Privatisation was introduced into the probation service on the 1st June 2014 whereby work with medium and low risk offenders went to a number of private and voluntary bodies, work with high risk offenders remained with the State. The National Probation Service (NPS) covered State work whilst the 35 existing Probation Trusts were replaced by 21 Community Rehabilitation Companies (CRCs). Staff were allocated to either side of the divide but all remained as probation officers. The effect was that the existing probation service lost control of all but 30,000 of the most high risk cases, with the other 220,000 low to medium risk offenders being farmed out to private firms. Privatisation was justified as the only available way of achieving important policy objectives of extending post release supervision to offenders on short sentences, a group who are the most prolific offenders with high reconviction rates yet who receive no statutory support.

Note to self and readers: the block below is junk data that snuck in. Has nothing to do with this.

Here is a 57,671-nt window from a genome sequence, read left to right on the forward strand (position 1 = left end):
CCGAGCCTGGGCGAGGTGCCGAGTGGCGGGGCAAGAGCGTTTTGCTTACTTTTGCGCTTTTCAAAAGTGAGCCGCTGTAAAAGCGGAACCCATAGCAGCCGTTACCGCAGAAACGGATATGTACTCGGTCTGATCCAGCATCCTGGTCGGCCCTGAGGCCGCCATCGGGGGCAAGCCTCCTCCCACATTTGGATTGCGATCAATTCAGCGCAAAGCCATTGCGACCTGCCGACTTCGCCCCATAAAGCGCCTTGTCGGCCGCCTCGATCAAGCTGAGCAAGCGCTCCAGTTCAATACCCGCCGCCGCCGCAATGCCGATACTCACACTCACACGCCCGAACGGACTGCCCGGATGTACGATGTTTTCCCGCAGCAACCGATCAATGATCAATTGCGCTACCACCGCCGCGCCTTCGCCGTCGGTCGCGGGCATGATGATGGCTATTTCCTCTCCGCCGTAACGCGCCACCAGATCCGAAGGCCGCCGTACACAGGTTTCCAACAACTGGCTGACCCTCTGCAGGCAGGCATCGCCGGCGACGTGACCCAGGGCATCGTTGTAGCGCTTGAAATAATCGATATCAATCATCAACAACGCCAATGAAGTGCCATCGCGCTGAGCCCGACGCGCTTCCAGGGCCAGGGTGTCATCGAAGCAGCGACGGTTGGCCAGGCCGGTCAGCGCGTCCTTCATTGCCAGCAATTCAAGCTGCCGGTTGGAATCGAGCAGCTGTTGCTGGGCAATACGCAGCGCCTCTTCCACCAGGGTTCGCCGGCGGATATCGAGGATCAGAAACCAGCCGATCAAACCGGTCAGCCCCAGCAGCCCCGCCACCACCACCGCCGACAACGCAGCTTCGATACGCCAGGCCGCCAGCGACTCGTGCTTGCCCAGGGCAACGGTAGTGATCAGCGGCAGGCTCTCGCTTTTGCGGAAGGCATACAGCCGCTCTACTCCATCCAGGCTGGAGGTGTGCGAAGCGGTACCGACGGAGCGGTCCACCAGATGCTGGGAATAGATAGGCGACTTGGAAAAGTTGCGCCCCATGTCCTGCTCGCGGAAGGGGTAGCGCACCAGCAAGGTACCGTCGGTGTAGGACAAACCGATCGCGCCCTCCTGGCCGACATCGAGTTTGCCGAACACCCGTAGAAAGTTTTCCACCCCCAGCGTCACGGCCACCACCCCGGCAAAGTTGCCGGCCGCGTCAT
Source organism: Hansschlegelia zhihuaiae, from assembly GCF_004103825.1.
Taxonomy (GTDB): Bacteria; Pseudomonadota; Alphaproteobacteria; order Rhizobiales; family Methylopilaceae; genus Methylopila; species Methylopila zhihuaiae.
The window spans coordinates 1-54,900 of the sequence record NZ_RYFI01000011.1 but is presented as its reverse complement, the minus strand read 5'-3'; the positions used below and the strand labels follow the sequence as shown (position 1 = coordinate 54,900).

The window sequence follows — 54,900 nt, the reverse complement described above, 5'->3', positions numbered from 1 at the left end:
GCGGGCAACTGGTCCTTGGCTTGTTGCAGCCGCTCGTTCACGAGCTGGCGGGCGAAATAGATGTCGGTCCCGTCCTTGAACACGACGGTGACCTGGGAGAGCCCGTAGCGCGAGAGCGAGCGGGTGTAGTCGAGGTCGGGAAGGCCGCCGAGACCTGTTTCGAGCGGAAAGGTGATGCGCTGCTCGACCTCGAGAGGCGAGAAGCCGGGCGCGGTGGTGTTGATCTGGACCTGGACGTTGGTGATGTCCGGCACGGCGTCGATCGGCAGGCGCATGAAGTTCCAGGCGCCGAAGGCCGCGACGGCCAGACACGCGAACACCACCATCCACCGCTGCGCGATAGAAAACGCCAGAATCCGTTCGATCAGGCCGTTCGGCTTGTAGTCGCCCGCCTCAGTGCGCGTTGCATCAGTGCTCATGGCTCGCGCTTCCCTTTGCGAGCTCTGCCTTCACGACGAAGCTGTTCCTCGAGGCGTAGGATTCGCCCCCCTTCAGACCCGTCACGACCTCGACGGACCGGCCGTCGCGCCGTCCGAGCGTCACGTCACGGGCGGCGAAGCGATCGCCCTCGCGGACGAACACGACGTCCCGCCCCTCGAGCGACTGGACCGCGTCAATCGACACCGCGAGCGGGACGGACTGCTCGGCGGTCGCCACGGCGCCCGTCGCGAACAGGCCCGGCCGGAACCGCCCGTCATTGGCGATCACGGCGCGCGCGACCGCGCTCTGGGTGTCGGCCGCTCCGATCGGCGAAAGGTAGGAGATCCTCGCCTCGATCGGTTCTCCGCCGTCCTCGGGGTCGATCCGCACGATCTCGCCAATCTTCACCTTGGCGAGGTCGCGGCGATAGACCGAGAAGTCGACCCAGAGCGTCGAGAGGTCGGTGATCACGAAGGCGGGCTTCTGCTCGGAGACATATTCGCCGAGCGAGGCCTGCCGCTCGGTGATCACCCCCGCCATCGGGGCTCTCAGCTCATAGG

This book describes the process by which the probation service became privatised, assessing its impact on the probation service itself, and on the criminal justice system generally. It considers both the justifications for privatisation, as well as the criticisms of it, and asks to what extent the probation service can survive such changes, and what future it has as a service dedicated to the welfare of offenders. It demonstrates how the privatisation of probation can be seen as a trend away from traditional public service in criminal justice towards an emphasis on efficiency and cost effectiveness.
This book is essential reading for criminology students engaged with criminal justice, social policy, probation, punishment and working with offenders. It will also be key reading for practitioners and policy makers in jurisdictions where there is an interest in extending their own privatisation practice.